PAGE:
Recently a friend said to me, "I really like to clean house!" Unlike her, I have not found cleaning house enjoyable. However, certain satisfaction does come, mingled with relief, when the task is completed, no dust is visible, the tile and kitchen floors sparkle, and the carpet shows only the swirls made by the vacuum.
The other day as I was dusting, the thought suddenly struck me that certain phases of this cleaning task do bring pleasure. Although I have never been a collector of anything other than books, my home is full of treasures meaningful only to my sister and me. They are there in each room, some of them on bookshelves and others on tables, ready to claim my attention and bring back memories of family, of friends and of travels. They are the collectors - collectors of dust.
Dust cloth in hand, I approach a shelf in my bedroom that contains an eclectic collection. Stuffed figures of a koala bear and of Garfield sit on either side of six small books written by Dr. C. Roy Angell, a much admired pastor of the church I belonged to in Miami back in the 1940s.
But why the two stuffed animals? The night before I was to undergo
mastectomy surgery, a dear friend dropped by my hospital room with the koala bear. "You'll need him," she advised. "You can't look at this little bear without feeling better."
Then, as I was recuperating from the operation, one of my neighbors, who was a nurse in that hospital, came, bringing me Garfield.
Those two stuffed toys have been with me for eight years now, bringing many smiles but mostly reminding me of the thoughtful concern of friends. Certainly these two gifts brought much more joy than visits from friends who spelled out details of all their surgeries.
On the same shelf are two heavy paperweights, one a bust of William Shakespeare, the other of Anne Hathaway. These were a gift many years ago from Col. and Mrs. John Welch, former owners of Clearwater's Grey Moss Inn. Knowing of my interest in English literature, they brought them back after one of their numerous trips to England.
Recently, when visiting Mrs. Welch at the Osceola Inn, where she now lives, I mentioned the two paperweights and the fact that they are constant reminders of her. Her face lighted up in a smile.
Another item to dust is a trophy with the figure of a basketball player mounted on top of the base. He is stretching with ball in hand as if to make a basket. This particular trophy represents an outstanding group of students I had in my homeroom and English class back in my teaching days at Edison Junior High School in Miami. They were school champions, both in intramural sports and in scholarship.
I can still see the earnest expression on the face of John, one of the star players, as he asked, "Don't we get an award for winning all these games?"
When he learned that the school did not present trophies, he spearheaded a movement for the class to raise money to buy its own trophy. The class labored long to find just the right wording for the inscription to be engraved and finally came up with the one which reads: 8A 1 1946-47 ARNOLD CHAMPIONS BASKETBALL SOFTBALL A CHAMPION CLASS!
Because the school had no trophy case, the class insisted on making me the custodian. For the next two years, until I accepted a teaching position in Clearwater, members would stop by my room to see their trophy and relish again the victories they had won.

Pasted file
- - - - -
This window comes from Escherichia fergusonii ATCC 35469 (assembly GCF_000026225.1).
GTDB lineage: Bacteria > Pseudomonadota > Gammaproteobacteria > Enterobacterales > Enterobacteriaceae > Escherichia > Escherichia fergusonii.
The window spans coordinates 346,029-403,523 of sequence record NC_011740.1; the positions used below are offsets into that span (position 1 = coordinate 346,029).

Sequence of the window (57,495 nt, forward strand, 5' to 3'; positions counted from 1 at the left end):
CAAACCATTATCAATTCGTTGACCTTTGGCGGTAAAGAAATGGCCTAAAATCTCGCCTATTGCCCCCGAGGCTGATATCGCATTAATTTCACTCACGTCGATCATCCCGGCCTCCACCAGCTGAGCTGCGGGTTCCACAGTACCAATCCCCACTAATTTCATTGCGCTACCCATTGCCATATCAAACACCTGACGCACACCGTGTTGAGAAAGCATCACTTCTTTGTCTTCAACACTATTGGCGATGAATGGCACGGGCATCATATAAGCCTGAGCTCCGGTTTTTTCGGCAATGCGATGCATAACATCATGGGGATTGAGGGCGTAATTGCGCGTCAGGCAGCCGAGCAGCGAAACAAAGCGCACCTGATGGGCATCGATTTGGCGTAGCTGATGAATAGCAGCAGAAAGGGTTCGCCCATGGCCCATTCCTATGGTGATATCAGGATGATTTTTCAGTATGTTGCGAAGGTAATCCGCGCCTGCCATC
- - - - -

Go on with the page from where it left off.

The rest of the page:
Preparing to dust the collection in another bookcase, this house-cleaner studies a pewter pitcher that is engraved on the side with "Lois from the Team '72-'73." It is not from an athletic team but from a staff of four reading teachers who worked with me on a three-year, federally funded project to improve the teaching of reading. The pitcher also reminds me of the many teachers who commit themselves to constant improvement of their teaching skills.
Nearby is a small, glass-enclosed case with some miniatures. Two of them are of blond cocker spaniels, which might be replicas of our Butch and Frosty, pets of several years ago. One of the cockers is even carrying a rolled-up newspaper, a trick Butch mastered. He would trot out to Keene Road each morning, pick up the paper and proudly bring it in. Eventually, however, he tired of this duty and would look at us with an expression of "Don't you wish I would!"
Another miniature with very special meaning is a little bird. A young English woman who lived in Church Lench, England, and who adopted us as her "American aunties," gave us this little brown wren carved from stone. It is only one of the constant reminders of the lovely times we have had in the Lench villages, where we hope to return before too many years pass.
The rooms to be dusted contain many other reminders, such as the
beautifully carved wooden bowls and lamp stand made by a special friend, the two antique straight chairs presented to my mother by a 95-year-old Civil War veteran simply because she admired them, and the carved wooden figures brought back from our travels in Germany and Scandinavia and from my sister's travels in Japan and Korea.
None of these items has great material value, but they remind me of friends and experiences that have enriched our lives.
Yes, when I bring these memories to the task of dusting, I might agree at least in part with my friend who likes to clean house.
Lois V. Arnold of Tarpon Springs was an English teacher and administrator in Florida and California schools for 43 years before retiring.